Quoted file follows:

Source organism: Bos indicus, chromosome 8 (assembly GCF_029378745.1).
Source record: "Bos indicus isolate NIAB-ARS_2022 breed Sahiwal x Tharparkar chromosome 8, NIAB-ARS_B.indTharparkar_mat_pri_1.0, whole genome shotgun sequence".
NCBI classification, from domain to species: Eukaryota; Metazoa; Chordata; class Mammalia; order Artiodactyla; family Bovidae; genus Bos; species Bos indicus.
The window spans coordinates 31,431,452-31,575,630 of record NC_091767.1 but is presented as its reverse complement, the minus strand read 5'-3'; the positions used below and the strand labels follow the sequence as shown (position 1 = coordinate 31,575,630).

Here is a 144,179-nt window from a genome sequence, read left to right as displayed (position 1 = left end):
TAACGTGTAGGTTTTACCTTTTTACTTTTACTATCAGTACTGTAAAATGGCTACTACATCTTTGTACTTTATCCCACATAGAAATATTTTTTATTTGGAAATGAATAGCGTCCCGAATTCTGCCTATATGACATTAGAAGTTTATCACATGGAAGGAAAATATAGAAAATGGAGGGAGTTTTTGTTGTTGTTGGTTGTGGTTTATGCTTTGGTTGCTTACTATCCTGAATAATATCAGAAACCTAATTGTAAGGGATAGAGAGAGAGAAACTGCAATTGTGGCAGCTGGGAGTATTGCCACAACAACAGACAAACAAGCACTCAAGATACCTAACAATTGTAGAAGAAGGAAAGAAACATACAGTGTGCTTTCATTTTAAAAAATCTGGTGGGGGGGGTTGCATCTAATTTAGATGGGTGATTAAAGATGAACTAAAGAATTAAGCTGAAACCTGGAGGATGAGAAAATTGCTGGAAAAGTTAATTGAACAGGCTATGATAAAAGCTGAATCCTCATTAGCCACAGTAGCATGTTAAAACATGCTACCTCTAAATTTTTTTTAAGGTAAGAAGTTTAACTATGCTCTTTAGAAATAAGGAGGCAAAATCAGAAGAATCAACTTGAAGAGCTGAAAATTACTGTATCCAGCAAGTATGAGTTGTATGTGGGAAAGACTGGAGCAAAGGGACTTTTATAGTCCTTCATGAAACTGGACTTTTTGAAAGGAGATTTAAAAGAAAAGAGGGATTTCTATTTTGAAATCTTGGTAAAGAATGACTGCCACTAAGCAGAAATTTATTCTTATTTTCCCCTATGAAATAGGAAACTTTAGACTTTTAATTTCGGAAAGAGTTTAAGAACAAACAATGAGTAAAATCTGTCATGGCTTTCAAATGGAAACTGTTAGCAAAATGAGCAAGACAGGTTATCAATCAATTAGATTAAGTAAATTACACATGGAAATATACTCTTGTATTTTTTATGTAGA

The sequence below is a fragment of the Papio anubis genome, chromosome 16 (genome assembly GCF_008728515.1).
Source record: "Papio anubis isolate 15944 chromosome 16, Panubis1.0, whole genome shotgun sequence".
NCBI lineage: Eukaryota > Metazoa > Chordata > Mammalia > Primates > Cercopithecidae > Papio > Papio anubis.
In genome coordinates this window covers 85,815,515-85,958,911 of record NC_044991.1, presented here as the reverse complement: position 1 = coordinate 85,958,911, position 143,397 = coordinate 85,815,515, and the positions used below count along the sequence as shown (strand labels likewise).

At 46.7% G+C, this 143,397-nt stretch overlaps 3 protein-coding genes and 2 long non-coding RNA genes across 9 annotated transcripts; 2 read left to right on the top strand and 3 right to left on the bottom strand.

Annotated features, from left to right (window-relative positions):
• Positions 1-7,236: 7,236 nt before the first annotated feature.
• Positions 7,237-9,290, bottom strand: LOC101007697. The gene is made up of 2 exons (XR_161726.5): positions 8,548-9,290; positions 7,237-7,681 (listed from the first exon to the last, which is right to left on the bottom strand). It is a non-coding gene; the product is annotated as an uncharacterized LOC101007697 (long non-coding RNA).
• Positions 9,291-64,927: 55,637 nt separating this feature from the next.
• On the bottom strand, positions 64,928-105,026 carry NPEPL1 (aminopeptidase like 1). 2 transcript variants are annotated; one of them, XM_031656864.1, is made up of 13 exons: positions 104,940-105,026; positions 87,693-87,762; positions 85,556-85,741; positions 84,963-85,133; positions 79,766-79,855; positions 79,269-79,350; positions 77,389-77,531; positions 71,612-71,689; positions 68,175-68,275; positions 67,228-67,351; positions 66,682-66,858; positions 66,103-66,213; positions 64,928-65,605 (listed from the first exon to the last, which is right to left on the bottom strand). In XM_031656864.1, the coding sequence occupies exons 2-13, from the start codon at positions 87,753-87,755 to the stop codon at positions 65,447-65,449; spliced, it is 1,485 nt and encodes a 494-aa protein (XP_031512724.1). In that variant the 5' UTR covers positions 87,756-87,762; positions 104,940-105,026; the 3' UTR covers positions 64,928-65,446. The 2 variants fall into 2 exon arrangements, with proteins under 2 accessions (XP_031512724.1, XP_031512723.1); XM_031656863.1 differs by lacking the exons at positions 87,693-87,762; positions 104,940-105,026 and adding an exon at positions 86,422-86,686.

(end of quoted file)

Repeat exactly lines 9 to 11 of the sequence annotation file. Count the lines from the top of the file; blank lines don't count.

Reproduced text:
NCBI lineage: Eukaryota > Metazoa > Chordata > Mammalia > Primates > Cercopithecidae > Papio > Papio anubis.
In genome coordinates this window covers 85,815,515-85,958,911 of record NC_044991.1, presented here as the reverse complement: position 1 = coordinate 85,958,911, position 143,397 = coordinate 85,815,515, and the positions used below count along the sequence as shown (strand labels likewise).

At 46.7% G+C, this 143,397-nt stretch overlaps 3 protein-coding genes and 2 long non-coding RNA genes across 9 annotated transcripts; 2 read left to right on the top strand and 3 right to left on the bottom strand.